That said, at the most basic level, much of shul action happens when the community is separated by a mehitza. Families celebrate semahot, men and women come to say Kaddish for the first or last time, or they show up to shul for the first time after an extended illness or joyous milestone. These moments often happen during communal prayer, when men and women are already sitting on their respective sides of a mehitza. A spiritual leader on one side, though able to offer a supportive glance from afar, may have a difficult time really being present and addressing the emotional and spiritual needs of congregants on the other side. Furthermore, while some community members who feel comfortable addressing all issues with their clergy members, others feel more comfortable when they can choose the gender of their clergy member, particularly on deeply intimate matters.

        In two years, there have been more moments than we can count that underscore this approach. A few months ago, a woman came to shul at the end of 11 months to say her final Kaddish. Had the male clergy co-author been the only clergy member present, he would have had no idea that this was her last Kaddish because of the mehitza, unless she had told him in advance. The female clergy was present, saw the nuance in the woman’s emotional presence, and learned that she was showing up for the final Kaddish for her father. She quickly arranged and guided the mourner in reciting a tefillah that we say on completion of the Kaddish. Imagine the scene: The female clergy member, holding and guiding her through the tefillah, clutching her hand as she navigated this important transition. The male clergy member, able to get up right after and see what was happening, announced the deceased relative’s name before sharing a Mishna in his memory. There are countless times we have a feeling after minyan, as we walk into our respective offices, that what we just accomplished needed to be done together. This very holy and special moment demonstrates the unique need for a mixed gender clergy partnership in Orthodoxy.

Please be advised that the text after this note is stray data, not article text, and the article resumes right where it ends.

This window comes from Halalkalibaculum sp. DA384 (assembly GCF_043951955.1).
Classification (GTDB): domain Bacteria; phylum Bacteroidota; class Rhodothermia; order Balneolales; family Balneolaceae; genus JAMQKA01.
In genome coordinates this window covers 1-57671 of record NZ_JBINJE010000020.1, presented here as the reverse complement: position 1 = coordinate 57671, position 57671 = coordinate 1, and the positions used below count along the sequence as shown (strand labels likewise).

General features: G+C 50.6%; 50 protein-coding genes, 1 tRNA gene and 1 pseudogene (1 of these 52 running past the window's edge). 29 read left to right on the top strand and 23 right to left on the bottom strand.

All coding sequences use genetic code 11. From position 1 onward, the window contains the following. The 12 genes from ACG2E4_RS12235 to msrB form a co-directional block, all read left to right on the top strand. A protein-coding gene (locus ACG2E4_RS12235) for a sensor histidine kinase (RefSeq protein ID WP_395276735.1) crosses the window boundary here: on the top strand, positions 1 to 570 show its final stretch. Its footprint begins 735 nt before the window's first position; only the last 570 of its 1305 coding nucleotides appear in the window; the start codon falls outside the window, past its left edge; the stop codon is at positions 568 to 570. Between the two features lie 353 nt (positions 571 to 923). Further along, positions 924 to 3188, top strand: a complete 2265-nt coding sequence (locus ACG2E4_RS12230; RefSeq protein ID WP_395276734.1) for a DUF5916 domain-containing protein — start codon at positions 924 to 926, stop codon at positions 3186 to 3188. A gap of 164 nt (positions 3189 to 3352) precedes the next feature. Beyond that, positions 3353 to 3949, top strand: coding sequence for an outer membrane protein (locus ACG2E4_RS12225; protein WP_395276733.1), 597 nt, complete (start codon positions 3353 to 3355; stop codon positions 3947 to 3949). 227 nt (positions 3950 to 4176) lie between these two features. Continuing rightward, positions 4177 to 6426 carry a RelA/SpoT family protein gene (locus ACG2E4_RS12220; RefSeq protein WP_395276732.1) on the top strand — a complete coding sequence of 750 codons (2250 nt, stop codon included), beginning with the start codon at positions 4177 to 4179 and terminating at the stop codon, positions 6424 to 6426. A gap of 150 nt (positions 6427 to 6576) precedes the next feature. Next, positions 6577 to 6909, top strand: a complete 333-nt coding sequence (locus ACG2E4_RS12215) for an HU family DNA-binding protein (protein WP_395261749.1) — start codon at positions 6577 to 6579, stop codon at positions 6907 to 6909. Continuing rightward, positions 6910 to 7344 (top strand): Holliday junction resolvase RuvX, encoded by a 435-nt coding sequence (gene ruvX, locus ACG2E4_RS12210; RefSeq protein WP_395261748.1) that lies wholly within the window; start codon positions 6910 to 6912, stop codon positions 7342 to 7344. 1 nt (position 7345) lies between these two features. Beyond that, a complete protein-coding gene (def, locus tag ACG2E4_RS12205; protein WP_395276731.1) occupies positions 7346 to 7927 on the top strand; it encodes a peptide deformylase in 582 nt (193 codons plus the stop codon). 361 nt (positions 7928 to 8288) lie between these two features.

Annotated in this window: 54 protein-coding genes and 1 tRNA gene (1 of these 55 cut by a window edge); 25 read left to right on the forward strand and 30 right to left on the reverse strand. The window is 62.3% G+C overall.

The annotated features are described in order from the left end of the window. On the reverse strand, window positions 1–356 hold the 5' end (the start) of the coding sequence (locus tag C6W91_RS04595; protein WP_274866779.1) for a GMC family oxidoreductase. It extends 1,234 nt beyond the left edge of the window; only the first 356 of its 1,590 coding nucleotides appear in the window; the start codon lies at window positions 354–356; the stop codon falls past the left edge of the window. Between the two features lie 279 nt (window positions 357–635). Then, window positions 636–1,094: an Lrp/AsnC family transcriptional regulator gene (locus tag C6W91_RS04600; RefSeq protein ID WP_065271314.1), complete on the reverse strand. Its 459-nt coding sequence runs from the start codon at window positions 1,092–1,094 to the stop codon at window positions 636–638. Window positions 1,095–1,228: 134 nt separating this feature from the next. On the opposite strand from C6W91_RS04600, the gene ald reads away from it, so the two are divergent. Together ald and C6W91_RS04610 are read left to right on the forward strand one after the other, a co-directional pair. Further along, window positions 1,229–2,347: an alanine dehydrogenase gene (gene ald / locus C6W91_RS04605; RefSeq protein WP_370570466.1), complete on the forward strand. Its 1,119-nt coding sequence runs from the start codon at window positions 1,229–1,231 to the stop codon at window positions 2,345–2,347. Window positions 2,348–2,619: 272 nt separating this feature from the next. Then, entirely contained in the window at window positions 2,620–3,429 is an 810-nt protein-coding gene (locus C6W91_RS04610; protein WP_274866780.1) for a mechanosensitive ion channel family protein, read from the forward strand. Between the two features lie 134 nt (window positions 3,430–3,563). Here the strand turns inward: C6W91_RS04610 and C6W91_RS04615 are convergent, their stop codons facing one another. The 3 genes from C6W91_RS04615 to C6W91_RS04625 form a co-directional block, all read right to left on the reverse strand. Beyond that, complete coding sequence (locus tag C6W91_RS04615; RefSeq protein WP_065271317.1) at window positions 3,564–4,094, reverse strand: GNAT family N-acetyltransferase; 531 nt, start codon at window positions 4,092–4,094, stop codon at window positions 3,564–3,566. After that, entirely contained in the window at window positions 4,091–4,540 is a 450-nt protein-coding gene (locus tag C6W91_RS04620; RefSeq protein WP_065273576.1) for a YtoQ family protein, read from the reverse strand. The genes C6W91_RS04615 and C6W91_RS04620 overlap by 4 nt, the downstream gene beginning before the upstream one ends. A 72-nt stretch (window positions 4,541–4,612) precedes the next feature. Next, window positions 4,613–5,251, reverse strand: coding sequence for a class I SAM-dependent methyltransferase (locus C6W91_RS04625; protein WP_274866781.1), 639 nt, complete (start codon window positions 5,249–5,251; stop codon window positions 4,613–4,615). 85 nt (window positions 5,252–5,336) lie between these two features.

While the anecdote above is primarily about female spiritual leaders assisting those on the women’s side of the mehitza, there have been many times after our female spiritual leader gave a sermon on a given Torah topic that men in the shul have commented how important it was for them to hear Torah from a woman filtered through her experience and learning background.     Because of our partnership, the issue of sexual harassment and assault came to the foreground. A few months ago, as a result of much deliberation and planning, we started a conversation around sexual harassment and assault. To the two of us, a typical sermon did not seem to be the right approach to engage in meaningful conversation about such an urgent and sensitive subject, one that is—for good reason—so central to media discourse right now.

While it is a complex discussion and we went back and forth on the particulars, we came to three conclusions: First, we must speak about it and bring the conversation to our community. This is not just an issue of “them,” but also of “us.” Sexual harassment and violence happens in our Jewish community; it includes both victims and perpetrators, and we too are implicated and impacted by the discussions that are happening.  Part of being a Kehilla Kedosha (a holy community) means that we provide support and strength for people who are struggling and in pain on an entire range of issues, including victims of sexual harassment and assault. Our spiritual communities should be places where we can bring our anxieties and full selves, regardless of how challenging the conversations are.